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Performance Modelling of Photoelectrochemical Devices in Reduced Gravitational Environments

Supervisor: Katharina Brinkert (Chemistry) and Sophia Haussener (EPFL)

Photoelectrochemical (PEC) devices, combining the processes of light absorption, charge separation, charge transfer and catalysis, are currently realised for light-assisted water-splitting and simultaneous fuel production which makes them not only interesting for the green energy transition on Earth: the reduced mass and volume in comparison to electrochemical cells powered by PV represent as well key advantages for the application in life support systems for long-term space travels, where a resupply of oxygen, food and fuels from Earth is not possible. The governing interface phenomena in photoelectrochemical devices and the impact of reduced gravitation are however not understood. Particularly, the impact of reduced gravitation on substrate- and product- transfer to and from the electrode surface as well as light reflection from gas bubbles adhering to the electrode surface are only two phenomena which are highly important for the photoelectrochemical device performance, but which are difficult to assess in terrestrial and microgravity experiments. This project aims at creating a computational model of a complete PEC device where the different processes impacting the device performance can be simulated and the effect of reduced gravitation can be directly predicted and quantified. Experimental photocurrent-voltage as well as gas bubble evolution data obtained in drop tower campaigns within the project "Solar-assisted oxygen and fuel production for long-term space travels and Moon habitats" will feed into the computational simulations to validate and ensure the accurate and predictive character of the model in predicting the impact of reduced gravitation on photoelectrochemical devices. The established model is also of significant importance for the prediction of the device performance and output for terrestrial applications where the impact of gas bubble desorption and mass transfer (limitations) are barely understood as well.

The project is divided into four main sub-projects:

1) Development of the photoelectrochemical half-cell device model (photocathode), including formulation of governing conservation and transport equations with appropriate boundary conditions and the identification of key interfacial reactions and parameters determining the half-cell efficiency (for terrestrial conditions). Wherever possible, commercial and/or open finite volume solvers will be used (Ansys, Fluent, Comsol, OpenFoam, etc.). Volume of Fluid methods will be explored for the incorporation of multi-phase phenomena, and - if needed - even Lattice Boltzmann methods will be explored. Initially, 1D multi-physics models will be developed, which will be extended to 2D (and 3D if necessary), in order to account for heterogeneities in multiple directions. The half-cell model will be validated by experimental data from an earlier micro-gravity campaign, literature or theoretical predictions (for example thermodynamic limits).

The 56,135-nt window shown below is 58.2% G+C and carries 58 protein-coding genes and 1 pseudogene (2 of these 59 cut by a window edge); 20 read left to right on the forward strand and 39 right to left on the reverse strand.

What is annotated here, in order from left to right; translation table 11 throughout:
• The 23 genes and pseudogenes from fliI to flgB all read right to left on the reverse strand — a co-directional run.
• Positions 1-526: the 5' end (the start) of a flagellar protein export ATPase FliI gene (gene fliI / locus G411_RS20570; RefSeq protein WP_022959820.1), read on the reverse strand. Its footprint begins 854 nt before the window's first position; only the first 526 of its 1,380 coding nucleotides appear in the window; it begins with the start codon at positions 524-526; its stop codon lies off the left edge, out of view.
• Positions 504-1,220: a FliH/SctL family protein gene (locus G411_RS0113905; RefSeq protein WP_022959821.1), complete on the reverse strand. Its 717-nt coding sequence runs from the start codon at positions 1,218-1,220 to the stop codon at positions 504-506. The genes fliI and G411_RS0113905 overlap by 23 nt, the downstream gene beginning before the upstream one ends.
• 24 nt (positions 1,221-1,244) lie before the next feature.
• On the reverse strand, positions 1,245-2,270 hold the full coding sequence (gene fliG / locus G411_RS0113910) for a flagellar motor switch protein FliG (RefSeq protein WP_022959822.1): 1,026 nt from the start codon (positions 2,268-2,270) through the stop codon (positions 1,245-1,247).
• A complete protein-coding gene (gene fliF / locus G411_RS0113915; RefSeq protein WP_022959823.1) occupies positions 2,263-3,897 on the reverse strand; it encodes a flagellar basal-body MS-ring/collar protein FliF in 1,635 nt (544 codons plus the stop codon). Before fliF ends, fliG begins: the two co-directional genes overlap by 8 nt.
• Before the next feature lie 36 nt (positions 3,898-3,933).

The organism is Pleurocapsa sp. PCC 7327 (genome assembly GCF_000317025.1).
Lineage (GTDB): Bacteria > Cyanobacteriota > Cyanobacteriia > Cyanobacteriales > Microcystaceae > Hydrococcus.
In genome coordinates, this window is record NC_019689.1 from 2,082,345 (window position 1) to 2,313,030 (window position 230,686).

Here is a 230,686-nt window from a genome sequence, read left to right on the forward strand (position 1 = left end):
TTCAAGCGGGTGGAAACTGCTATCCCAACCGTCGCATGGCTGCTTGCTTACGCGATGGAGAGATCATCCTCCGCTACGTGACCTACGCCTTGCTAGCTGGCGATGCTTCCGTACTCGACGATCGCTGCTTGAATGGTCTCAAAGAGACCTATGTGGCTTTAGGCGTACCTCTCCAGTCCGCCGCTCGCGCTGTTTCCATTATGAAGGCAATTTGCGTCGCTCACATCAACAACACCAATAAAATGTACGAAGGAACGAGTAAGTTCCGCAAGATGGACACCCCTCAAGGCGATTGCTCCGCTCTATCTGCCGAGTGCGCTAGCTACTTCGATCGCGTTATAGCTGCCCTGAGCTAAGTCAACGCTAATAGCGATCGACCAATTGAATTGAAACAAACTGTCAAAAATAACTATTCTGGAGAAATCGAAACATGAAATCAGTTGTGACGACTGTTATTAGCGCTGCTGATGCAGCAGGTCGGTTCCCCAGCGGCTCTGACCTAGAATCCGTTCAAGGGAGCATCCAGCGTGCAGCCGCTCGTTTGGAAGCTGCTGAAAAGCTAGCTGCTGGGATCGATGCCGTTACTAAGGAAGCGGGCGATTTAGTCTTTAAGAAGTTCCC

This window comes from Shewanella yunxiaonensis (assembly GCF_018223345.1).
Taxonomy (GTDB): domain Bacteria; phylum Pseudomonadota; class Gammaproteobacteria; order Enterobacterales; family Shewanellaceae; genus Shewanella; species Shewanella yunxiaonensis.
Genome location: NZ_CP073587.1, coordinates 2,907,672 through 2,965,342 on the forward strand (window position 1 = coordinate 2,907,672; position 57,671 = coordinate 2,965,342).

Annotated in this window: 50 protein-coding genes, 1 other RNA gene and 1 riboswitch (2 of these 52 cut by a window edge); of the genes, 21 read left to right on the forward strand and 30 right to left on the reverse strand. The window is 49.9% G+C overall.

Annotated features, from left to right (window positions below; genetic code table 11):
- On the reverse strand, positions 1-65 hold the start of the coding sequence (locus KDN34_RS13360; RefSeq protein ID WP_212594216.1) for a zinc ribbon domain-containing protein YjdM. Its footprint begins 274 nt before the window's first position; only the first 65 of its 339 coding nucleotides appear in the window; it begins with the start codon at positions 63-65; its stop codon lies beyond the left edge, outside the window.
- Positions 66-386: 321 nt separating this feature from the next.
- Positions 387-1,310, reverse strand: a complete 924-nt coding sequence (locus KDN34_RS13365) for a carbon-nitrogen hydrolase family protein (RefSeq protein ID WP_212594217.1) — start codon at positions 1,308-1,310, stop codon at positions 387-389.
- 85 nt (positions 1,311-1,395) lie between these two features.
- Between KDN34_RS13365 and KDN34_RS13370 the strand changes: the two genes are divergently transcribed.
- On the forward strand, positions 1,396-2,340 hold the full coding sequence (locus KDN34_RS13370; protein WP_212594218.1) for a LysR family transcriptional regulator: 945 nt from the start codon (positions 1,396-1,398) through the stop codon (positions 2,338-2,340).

2) Identification of the governing terms impacted by gravitation and subsequent simulation of the impact of microgravity, Moon gravitation, and Mars gravitation on photoelectrochemical hydrogen evolution. These investigations include parameter studies that sweep material properties (interface kinetics, absorptivity, etc.), operating conditions (irradiation intensity, solution concentration, etc.) and design (dimensions, orientation, etc.) of the half-cell, in order to identify the dependence of gravitations effects on these choices.

3) Combination of the hydrogen evolution half-cell with the oxygen production half-cell and creation of a complete device model for light-assisted hydrogen and oxygen evolution based on the results obtained in 1). The computational domain effectively will be extended and the new boundary conditions and material characteristics (interfacial reaction etc.) will be added. Again, the device model will be validated by experimental data, literature or theoretical predictions (for example thermodynamic limits).

4) Numerical investigation of the impact of reduced gravitation on performance and operation of device model in analogy to 2). Identification of the 'ideal' photoelectrochemical device in terms of the semiconductor choice, electrocatalyst nanostructure and electrolyte composition for efficient operation in reduced gravitation based on the identified parameters in 1) - 4). Simple (for example parameter variation) and advanced (for example machine learning) optimization methods will be explored.

5) Extension of the device model to photoelectrochemical carbon dioxide reduction. Validation with data from literature. Identification of fundamental similarities and differences between water and CO2 splitting devices.

This research project will be jointly supervised by Dr. Katharina Brinkert, University of Warwick and Dr. Sophia Haussener, EPFL/Switzerland and is co-funded by the European Space Agency, ESA.